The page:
By Bryce Dyer, Bournemouth University
October 31, 2014
In sport we don’t just want to know who won. We now want to know how to replicate success and then improve on it. And to do this, we’re using data – and lots of it. The field of “big data” analytics has come to sport and athletics, with massive implications for sport as we know it.
The Women’s Tennis Association recently approved real-time data capture, which means that court-side coaches can now advise their players during a match on best shot placement or serve direction using little more than a smartphone or tablet. It could be argued that this detracts from a player using their instincts to make their own decisions. But it means that to tennis fans watching, it’s easier to understand what makes a good player great and why their opponent lost, while players have an even keener competitive edge.
Perhaps the most famous example of performance analysis was illustrated in the 2003 book Moneyball, which followed the rise of the Oakland Athletics baseball team. Using a data-driven approach for recruiting players and producing game strategy (with a budget only a fraction of the larger, more successful teams), the Oakland team replaced scout or management decisions driven by experience, with those determined using data accumulated through match activity and statistics. This approach took them to the playoffs in 2002 and 2003 and changed forever how many team sports operate.
Using data analysis in sport is complex – not just because of the sheer volume of it, but in finding ways to structure and relay many highly dynamic pieces of information to a coach, manager or athlete in order to make quick strategic decisions.
For example, in Formula 1 car racing the decision to pit, refuel, or replace tyres is not just made from necessity; it’s often chosen for a tactical advantage in terms of favourable positioning over competitors who may have to do the same. The decision is based on many pieces of data about the car, driver and competitors performance, and must be made quickly, with the highest level of confidence possible. Big data analysis can not only provide information on the many parts and systems contained within the car but it can do this in both racing, design and testing to improve performance.
Don’t think that such number-crunching is restricted to sports based on high levels of technology. German cyclist Jens Voigt broke the prestigious world hour record, in which a cyclist in a velodrome attempts to cover the greatest distance in an hour. The event was televised despite the apparent simplicity of the nature of the challenge, and the footage clearly shows a team of analysts monitoring and recording real-time telemetry. This information would have included the riders pace, power output and other information such as real-time aerodynamic drag measurement.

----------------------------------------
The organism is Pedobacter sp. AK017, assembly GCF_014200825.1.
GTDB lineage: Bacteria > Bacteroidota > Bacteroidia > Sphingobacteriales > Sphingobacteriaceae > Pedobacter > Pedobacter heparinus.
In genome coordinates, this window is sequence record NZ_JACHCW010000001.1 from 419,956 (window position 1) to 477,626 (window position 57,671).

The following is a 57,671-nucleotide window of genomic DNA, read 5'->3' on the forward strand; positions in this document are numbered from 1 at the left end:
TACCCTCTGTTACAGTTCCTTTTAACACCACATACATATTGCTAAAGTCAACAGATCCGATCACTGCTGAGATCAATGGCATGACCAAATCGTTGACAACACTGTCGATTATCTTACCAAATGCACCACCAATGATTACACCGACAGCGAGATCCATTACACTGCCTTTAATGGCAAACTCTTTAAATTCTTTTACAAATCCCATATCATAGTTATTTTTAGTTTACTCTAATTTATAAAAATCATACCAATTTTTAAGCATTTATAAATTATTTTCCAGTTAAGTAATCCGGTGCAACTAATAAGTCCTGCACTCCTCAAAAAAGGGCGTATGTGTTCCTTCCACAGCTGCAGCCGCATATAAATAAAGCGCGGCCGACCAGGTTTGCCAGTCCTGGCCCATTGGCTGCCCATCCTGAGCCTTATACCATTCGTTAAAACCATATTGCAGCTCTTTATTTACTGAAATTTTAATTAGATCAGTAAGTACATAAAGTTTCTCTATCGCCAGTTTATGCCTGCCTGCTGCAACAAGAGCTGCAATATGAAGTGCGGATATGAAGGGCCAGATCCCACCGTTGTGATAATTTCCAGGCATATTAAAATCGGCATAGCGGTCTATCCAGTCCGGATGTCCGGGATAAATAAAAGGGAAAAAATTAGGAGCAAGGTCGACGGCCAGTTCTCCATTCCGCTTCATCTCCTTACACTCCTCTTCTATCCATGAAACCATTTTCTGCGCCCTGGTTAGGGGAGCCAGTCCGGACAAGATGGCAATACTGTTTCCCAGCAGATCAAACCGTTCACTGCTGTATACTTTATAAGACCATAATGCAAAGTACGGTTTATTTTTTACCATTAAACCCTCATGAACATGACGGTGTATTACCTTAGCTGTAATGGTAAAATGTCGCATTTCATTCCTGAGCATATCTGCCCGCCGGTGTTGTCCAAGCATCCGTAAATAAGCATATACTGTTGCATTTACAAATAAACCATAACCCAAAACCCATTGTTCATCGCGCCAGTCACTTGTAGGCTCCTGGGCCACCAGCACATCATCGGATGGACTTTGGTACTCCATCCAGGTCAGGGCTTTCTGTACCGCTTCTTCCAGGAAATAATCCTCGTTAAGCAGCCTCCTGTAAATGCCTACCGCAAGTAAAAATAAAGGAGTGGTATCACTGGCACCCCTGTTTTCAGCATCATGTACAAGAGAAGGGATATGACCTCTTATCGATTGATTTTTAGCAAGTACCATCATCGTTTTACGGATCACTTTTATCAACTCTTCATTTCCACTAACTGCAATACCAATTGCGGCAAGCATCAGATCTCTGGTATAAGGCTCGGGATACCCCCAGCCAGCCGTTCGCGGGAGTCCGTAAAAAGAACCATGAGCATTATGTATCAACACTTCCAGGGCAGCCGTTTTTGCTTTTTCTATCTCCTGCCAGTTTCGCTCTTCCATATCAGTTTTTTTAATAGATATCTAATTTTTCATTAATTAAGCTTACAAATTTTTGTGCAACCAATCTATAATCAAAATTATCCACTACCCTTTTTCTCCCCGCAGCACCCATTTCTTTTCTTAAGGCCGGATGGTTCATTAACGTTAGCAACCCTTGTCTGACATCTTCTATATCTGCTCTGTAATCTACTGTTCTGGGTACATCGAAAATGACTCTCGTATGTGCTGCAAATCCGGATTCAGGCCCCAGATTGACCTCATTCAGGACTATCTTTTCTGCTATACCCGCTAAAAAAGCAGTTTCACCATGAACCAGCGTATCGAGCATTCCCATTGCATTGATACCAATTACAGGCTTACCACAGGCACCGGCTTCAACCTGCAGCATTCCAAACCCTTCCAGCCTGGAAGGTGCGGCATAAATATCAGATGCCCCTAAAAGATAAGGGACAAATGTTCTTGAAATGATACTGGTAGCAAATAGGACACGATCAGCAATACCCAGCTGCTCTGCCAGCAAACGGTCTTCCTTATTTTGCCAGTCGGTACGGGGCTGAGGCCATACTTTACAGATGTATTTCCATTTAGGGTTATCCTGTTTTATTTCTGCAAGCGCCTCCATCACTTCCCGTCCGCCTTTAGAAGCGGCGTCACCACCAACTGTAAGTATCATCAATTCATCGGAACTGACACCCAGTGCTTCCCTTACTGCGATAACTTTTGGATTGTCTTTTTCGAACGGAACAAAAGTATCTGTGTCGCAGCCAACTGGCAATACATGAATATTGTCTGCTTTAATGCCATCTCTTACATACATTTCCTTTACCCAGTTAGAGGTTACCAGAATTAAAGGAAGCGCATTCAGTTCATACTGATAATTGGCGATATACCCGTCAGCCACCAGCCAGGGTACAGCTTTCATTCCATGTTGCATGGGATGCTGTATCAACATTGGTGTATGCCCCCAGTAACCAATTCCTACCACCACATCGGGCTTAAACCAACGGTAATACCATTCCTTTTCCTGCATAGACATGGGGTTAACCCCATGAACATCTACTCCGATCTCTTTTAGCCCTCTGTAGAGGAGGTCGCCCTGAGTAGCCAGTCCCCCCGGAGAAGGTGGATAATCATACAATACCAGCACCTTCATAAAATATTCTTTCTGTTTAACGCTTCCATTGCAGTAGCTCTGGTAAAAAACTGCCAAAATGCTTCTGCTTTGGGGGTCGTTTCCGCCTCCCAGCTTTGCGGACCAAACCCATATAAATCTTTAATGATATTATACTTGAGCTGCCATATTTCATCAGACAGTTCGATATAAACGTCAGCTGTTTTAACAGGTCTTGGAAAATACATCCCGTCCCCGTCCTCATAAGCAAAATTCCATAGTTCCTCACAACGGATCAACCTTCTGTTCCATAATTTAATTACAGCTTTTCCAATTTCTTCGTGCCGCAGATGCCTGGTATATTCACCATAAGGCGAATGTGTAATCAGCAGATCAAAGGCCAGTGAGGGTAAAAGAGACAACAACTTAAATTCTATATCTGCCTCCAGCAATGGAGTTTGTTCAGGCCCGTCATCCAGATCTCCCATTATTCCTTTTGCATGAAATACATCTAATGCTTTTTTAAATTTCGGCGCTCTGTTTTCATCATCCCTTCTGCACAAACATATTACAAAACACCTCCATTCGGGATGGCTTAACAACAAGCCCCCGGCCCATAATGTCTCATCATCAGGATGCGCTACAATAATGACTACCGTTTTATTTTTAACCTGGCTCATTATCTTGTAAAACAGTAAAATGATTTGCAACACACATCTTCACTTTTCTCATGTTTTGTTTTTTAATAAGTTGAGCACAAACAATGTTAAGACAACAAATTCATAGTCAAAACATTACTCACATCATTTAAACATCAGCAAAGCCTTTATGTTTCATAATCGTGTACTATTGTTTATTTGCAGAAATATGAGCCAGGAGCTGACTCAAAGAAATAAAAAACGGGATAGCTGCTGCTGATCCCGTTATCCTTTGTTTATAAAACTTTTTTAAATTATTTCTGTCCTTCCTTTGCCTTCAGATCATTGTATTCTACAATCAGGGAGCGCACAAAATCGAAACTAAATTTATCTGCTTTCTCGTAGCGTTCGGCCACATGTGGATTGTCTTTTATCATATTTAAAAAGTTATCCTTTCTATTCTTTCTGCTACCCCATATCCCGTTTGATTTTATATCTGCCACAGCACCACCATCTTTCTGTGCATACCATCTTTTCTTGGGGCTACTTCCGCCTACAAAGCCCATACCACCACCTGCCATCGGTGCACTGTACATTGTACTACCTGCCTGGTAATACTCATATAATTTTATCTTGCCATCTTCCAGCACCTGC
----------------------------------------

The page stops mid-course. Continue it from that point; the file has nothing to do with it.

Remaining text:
Unlike in tennis, the rules here prevent the rider from knowing this information at the time, but the team can use it in preparations for future attempts to guide athlete performance, training, and so on.
Increasingly this technology is not just overlaid on television broadcasts for the viewers, or for analysis by sports teams – it can be worn. The falling cost and increasing power and complexity of devices such as smartphones means data acquisition has switched from being a luxury to something anyone can use, anywhere, in real time. For example, Apple’s iPhone 6 advertising campaign has focused on its health-tracking capabilities using various sensors. Many smart watches offer similiar features.
In fact, “smart clothing” and fabrics that could monitor the wearer’s health and emotional state was proposed as far back as a decade ago. Today such technology can be integrated invisibly into the clothing an athlete wears. So while the sport may look unchanged, athletes can transmit a wealth of data that reflects the nuances of their performance without restricting their movement. Data analysis has moved out of the lab and onto the playing field.
By understanding how fans engage with the sport or a team’s brand, decisions can be made about tailored sports advertising or broadcast content. The use of social media can therefore help increase a team sponsors’ return on their investment. These days, the use of big data analysis in the sporting world is limited only by the investment and resources available, and the ability to act on it.
Perhaps a question for us to ponder as fans is whether knowing this information dehumanises or takes the thrill out of sport: does knowing the statistical likelihood of a goal being scored or knowing which player is likely to do so remove some of the mystery when we watch? Or does it help immerse us in the experience of the game played and the skills on display? With big data now firmly in the game, these questions will continue to play out.
Bill, Shane and Jim: three guys who changed your life, by Jim McNiven, Thoughtlines columnist (paywall)
Bryce Dyer, a Senior Lecturer in Product Design at Bournemouth University, does not work for, consult to, own shares in or receive funding from any company or organisation that would benefit from this article, and has no relevant affiliations.
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